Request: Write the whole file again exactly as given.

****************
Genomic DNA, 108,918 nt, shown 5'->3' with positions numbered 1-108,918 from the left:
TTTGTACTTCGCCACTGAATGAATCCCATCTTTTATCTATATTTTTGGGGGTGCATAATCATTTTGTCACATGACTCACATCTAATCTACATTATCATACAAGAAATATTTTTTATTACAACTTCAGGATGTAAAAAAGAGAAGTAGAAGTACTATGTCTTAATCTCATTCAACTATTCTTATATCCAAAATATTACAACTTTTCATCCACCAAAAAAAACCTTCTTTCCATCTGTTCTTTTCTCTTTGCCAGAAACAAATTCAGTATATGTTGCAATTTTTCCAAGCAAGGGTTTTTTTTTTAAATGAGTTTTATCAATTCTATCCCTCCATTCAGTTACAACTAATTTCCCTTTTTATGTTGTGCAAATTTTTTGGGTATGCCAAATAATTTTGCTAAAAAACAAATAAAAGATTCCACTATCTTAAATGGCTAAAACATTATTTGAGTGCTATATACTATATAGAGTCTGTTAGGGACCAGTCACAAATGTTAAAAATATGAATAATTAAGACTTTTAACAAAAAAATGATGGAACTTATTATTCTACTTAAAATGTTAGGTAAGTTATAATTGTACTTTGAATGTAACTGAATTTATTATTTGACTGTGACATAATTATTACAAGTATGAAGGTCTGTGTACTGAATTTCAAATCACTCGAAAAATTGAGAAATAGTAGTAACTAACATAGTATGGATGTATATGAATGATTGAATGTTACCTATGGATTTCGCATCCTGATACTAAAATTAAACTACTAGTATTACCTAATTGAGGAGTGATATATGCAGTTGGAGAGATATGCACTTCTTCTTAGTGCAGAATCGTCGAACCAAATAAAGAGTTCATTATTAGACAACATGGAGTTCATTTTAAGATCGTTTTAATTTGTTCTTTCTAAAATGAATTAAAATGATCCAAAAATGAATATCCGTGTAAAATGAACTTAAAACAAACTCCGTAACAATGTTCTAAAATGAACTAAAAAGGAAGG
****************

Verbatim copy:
Genomic DNA, 108,918 nt, shown 5'->3' with positions numbered 1-108,918 from the left:
TTTGTACTTCGCCACTGAATGAATCCCATCTTTTATCTATATTTTTGGGGGTGCATAATCATTTTGTCACATGACTCACATCTAATCTACATTATCATACAAGAAATATTTTTTATTACAACTTCAGGATGTAAAAAAGAGAAGTAGAAGTACTATGTCTTAATCTCATTCAACTATTCTTATATCCAAAATATTACAACTTTTCATCCACCAAAAAAAACCTTCTTTCCATCTGTTCTTTTCTCTTTGCCAGAAACAAATTCAGTATATGTTGCAATTTTTCCAAGCAAGGGTTTTTTTTTTAAATGAGTTTTATCAATTCTATCCCTCCATTCAGTTACAACTAATTTCCCTTTTTATGTTGTGCAAATTTTTTGGGTATGCCAAATAATTTTGCTAAAAAACAAATAAAAGATTCCACTATCTTAAATGGCTAAAACATTATTTGAGTGCTATATACTATATAGAGTCTGTTAGGGACCAGTCACAAATGTTAAAAATATGAATAATTAAGACTTTTAACAAAAAAATGATGGAACTTATTATTCTACTTAAAATGTTAGGTAAGTTATAATTGTACTTTGAATGTAACTGAATTTATTATTTGACTGTGACATAATTATTACAAGTATGAAGGTCTGTGTACTGAATTTCAAATCACTCGAAAAATTGAGAAATAGTAGTAACTAACATAGTATGGATGTATATGAATGATTGAATGTTACCTATGGATTTCGCATCCTGATACTAAAATTAAACTACTAGTATTACCTAATTGAGGAGTGATATATGCAGTTGGAGAGATATGCACTTCTTCTTAGTGCAGAATCGTCGAACCAAATAAAGAGTTCATTATTAGACAACATGGAGTTCATTTTAAGATCGTTTTAATTTGTTCTTTCTAAAATGAATTAAAATGATCCAAAAATGAATATCCGTGTAAAATGAACTTAAAACAAACTCCGTAACAATGTTCTAAAATGAACTAAAAAGGAAGG